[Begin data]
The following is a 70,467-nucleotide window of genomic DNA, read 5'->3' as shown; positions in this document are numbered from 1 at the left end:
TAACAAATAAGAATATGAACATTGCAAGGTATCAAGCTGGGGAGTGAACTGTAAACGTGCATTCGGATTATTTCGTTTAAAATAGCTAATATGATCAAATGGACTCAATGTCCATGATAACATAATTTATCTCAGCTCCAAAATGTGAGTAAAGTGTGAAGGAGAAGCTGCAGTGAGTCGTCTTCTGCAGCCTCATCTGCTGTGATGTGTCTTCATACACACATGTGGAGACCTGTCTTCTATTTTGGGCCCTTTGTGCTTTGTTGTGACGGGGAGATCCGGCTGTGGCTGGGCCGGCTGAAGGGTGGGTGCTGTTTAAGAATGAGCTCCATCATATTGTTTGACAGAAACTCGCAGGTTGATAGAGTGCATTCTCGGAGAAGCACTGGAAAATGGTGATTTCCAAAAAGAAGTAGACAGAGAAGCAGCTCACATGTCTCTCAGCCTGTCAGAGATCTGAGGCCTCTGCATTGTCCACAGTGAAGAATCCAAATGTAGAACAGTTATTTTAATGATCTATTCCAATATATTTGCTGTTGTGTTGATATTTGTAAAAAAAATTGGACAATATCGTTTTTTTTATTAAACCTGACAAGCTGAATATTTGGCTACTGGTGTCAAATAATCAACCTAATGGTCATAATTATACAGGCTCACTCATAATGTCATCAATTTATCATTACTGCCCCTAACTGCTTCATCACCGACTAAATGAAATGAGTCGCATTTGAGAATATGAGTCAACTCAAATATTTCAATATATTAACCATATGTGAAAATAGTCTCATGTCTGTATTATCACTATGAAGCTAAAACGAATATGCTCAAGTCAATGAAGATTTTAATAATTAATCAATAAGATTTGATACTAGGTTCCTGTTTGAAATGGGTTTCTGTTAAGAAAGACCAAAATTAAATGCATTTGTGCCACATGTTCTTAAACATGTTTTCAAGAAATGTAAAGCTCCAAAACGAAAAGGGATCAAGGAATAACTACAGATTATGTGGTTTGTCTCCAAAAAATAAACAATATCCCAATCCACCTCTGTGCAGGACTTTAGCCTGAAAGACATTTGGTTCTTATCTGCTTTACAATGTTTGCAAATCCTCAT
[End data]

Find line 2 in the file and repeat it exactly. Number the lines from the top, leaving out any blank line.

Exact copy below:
TAACAAATAAGAATATGAACATTGCAAGGTATCAAGCTGGGGAGTGAACTGTAAACGTGCATTCGGATTATTTCGTTTAAAATAGCTAATATGATCAAATGGACTCAATGTCCATGATAACATAATTTATCTCAGCTCCAAAATGTGAGTAAAGTGTGAAGGAGAAGCTGCAGTGAGTCGTCTTCTGCAGCCTCATCTGCTGTGATGTGTCTTCATACACACATGTGGAGACCTGTCTTCTATTTTGGGCCCTTTGTGCTTTGTTGTGACGGGGAGATCCGGCTGTGGCTGGGCCGGCTGAAGGGTGGGTGCTGTTTAAGAATGAGCTCCATCATATTGTTTGACAGAAACTCGCAGGTTGATAGAGTGCATTCTCGGAGAAGCACTGGAAAATGGTGATTTCCAAAAAGAAGTAGACAGAGAAGCAGCTCACATGTCTCTCAGCCTGTCAGAGATCTGAGGCCTCTGCATTGTCCACAGTGAAGAATCCAAATGTAGAACAGTTATTTTAATGATCTATTCCAATATATTTGCTGTTGTGTTGATATTTGTAAAAAAAATTGGACAATATCGTTTTTTTTATTAAACCTGACAAGCTGAATATTTGGCTACTGGTGTCAAATAATCAACCTAATGGTCATAATTATACAGGCTCACTCATAATGTCATCAATTTATCATTACTGCCCCTAACTGCTTCATCACCGACTAAATGAAATGAGTCGCATTTGAGAATATGAGTCAACTCAAATATTTCAATATATTAACCATATGTGAAAATAGTCTCATGTCTGTATTATCACTATGAAGCTAAAACGAATATGCTCAAGTCAATGAAGATTTTAATAATTAATCAATAAGATTTGATACTAGGTTCCTGTTTGAAATGGGTTTCTGTTAAGAAAGACCAAAATTAAATGCATTTGTGCCACATGTTCTTAAACATGTTTTCAAGAAATGTAAAGCTCCAAAACGAAAAGGGATCAAGGAATAACTACAGATTATGTGGTTTGTCTCCAAAAAATAAACAATATCCCAATCCACCTCTGTGCAGGACTTTAGCCTGAAAGACATTTGGTTCTTATCTGCTTTACAATGTTTGCAAATCCTCAT